Monday, October 17, 2005

...and we're back to the madness

After two nights spent in Kyungju, I wonder whether I've been living in the wrong city. Except for the disgustingly high taxi fares and the impenetrable pronunciation of the locals, Kyungju has a lot to offer to people interested in both Buddhism and quiet.

Here's a quick rundown of some places we visited, thanks to our intrepid taxi driver, Mr. Kim:

1. Kyungju National Museum

2. Anapji, which features reconstructed Shilla-era buildings and a model of a palace that used to stand there. The main feature is, of course, the pond, which contains a large number of fat, happy crap-- uh, carp.

3. Bulguk-sa (bizarrely popular non-Zen temple)

4. Seokguram (the grotto with the big honkin' Buddha in it)

5. Weolseong Janghangnisaji Seo O-ch'eung Seok-t'ap (this was a five-storey pagoda that was accessible only by a rather steep-- if brief-- hike)

6. Kirim-sa (ki-lim-sa, not kil-im-sa), a much nicer, quieter temple than Bulguk-sa, where I also bought a fantastic Dalma-do (will scan it in and display it later).

7. Geolgul-sa, a mountain temple that features a musul-daehak, or martial arts college. People from around the world study there, primarily learning the art of Seon Mudo, or the Zen Martial Way. I snapped some shots of the scary hanja proverbs inside one of the training halls, stuff like: Martial Mind, Zen Mind, and Zen and Combat* are Not Two.

While at Geolgul-sa, we also visited some Buddhist shrines (our cabbie was a Buddhist, so he may have had a personal interest in doing this). They were quite high up, and it was getting dark. Part of the climb involved using ropes, and we even had to crawl through a strangely placed hole in the rock at one point. Great experience, but not recommended for the acrophobic.

8. Kam-eun Saji, a pair of pagodas, one of which, if I remember correctly, was the legendary entry point for the dragon-spirit of King Mumun. The king's son built tunnels to allow the dragon to pass in and out of the grounds to continue to survey the kingdom-- something the king had promised to do even after his death.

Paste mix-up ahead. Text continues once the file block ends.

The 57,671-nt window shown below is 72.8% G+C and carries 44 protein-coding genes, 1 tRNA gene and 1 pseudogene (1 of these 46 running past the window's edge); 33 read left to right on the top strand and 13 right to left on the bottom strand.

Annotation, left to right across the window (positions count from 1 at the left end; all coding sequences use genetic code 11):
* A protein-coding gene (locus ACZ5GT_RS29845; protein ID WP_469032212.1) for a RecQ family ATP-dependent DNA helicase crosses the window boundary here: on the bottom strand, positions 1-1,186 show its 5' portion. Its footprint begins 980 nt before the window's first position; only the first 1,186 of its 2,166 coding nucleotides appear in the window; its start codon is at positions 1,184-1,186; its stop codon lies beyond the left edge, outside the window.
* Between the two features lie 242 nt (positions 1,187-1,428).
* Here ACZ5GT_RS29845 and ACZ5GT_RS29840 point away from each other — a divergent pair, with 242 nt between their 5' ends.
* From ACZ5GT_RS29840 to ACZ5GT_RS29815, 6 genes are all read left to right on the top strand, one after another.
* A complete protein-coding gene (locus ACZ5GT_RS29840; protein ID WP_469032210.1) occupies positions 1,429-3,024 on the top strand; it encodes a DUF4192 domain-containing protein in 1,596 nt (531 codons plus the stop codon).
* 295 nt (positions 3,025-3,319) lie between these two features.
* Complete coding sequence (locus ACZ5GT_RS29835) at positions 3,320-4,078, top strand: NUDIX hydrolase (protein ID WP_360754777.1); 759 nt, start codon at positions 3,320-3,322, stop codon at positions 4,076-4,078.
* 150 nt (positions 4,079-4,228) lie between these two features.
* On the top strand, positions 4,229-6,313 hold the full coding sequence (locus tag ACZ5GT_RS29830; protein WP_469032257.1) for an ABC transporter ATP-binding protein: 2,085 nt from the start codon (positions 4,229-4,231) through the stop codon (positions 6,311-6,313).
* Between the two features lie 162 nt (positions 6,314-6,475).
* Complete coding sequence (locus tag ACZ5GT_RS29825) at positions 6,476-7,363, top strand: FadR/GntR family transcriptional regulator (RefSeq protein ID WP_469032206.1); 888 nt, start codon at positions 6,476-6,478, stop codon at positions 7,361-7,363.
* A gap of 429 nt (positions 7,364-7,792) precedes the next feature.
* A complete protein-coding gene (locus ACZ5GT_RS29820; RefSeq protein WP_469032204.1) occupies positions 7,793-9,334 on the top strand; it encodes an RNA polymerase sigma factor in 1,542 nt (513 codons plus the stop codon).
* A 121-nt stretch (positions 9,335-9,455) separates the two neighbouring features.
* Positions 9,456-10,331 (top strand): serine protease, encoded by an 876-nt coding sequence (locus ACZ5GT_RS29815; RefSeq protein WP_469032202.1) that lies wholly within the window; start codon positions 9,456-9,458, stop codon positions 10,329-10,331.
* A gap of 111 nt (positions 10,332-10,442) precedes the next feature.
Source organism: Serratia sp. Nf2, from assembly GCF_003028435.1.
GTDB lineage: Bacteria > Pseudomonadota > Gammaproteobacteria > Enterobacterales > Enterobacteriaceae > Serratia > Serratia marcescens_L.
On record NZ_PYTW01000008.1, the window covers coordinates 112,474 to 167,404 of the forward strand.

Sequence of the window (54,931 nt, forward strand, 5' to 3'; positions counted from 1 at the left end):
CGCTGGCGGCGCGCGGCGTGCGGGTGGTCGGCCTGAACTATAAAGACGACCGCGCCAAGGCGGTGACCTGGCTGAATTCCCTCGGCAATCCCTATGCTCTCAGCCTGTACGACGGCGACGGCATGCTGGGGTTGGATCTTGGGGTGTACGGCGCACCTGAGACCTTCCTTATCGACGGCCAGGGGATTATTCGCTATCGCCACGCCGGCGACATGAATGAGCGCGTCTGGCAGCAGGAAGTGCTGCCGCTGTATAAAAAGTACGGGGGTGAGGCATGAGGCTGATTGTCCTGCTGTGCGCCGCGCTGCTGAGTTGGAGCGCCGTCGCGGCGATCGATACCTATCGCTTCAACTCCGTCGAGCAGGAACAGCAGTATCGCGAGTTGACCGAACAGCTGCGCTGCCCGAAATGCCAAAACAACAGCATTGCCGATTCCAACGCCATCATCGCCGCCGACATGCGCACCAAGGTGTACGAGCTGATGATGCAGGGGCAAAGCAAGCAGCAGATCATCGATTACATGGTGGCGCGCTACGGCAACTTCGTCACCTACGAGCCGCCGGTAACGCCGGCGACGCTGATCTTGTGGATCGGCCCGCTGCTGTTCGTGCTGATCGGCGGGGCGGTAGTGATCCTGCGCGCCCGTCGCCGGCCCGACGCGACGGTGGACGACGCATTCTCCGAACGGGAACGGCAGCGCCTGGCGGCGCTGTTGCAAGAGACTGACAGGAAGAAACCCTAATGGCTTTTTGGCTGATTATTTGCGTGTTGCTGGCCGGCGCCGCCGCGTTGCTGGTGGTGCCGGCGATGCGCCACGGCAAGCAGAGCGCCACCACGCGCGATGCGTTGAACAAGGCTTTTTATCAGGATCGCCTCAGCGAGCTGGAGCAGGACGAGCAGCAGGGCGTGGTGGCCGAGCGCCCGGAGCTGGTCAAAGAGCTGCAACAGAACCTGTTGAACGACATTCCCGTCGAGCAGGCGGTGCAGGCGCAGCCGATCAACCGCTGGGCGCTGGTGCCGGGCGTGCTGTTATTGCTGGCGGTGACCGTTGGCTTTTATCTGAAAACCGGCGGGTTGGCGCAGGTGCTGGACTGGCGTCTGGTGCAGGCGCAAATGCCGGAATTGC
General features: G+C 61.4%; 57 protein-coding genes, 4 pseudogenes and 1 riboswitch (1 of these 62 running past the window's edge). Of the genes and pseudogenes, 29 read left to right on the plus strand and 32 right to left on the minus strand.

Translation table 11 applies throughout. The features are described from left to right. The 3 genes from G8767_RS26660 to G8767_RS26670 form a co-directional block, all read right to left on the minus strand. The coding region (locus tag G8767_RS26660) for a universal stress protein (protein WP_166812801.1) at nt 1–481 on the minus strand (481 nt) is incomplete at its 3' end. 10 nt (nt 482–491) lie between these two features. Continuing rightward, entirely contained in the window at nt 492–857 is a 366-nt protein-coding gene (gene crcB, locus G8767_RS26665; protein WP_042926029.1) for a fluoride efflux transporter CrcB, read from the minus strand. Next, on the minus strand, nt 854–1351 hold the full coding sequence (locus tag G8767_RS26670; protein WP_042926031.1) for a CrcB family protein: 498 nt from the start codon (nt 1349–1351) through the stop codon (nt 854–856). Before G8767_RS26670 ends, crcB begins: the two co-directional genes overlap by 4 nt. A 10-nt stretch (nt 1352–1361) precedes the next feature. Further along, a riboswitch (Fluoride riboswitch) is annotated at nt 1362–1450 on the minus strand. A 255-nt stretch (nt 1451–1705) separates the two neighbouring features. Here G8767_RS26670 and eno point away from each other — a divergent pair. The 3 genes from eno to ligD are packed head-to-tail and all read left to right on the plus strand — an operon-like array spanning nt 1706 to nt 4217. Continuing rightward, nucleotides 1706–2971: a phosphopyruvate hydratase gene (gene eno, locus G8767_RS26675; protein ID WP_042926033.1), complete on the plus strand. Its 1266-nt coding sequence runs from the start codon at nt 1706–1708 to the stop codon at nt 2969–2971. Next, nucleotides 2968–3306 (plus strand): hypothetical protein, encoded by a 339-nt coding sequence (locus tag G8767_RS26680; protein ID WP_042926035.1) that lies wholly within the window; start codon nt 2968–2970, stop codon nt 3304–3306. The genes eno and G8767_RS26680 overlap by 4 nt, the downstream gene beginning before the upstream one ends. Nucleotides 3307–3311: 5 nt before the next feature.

9. King Mumun's watery grave rounded out our whirldwind tour. By the time we reached the beach, it was quite dark, but Dad took some shots of the grave all the same, and I think they came out all right. There's some controversy over whether the king's remains (ashes?) are actually buried there. Dad's shot of the grave, which lies a bit offshore, was probably aided by the bright lights of the squid boats floating out near the horizon.

Our driver was a wealth of information about the Three Kingdoms and Unified Shilla period, though I think Mom got more out of the narration than I did. It was too bad that we had to rush around so much (I'm never a fan of rushed tours, preferring to explore independently and at my own pace), but it was great to learn about some places I'd never visited before. Kirim-sa in particular deserves another, deeper visit.

Tonight I'm planning to upload my photos and maybe blog a few. The parents will, I hope, allow me to upload their photos as well (perhaps not all 300-some of them; maybe just a few dozen), and those photos will be featured on the blog over the next few days.

Stay tuned.

*The proverb's hanja reads seon mu bul i, or "Zen [Fighting] Not Two." The mu character, pronounced "wu" in Chinese and "bu" in Japanese, translates roughly as "fighting" or "combat" or "war." The latter meaning is why the Sino-Korean mu-sul (wushu in Chinese and bujitsu in Japanese) is rendered in English as "martial art(s)." It seemed wrong, however, to translate the proverb as "Zen and War are One." That might send the wrong message. I'm tempted, in cases where one sees the Chinese phrase bul-i (not-two), to treat the phrase as a sort of equal sign-- e.g., rendering seon mu bul i as "Combat is Zen." This would be even sloppier, though, than my current rendering, because the "not-two-ness" of bul-i signifies nondualism, not identity or unity.

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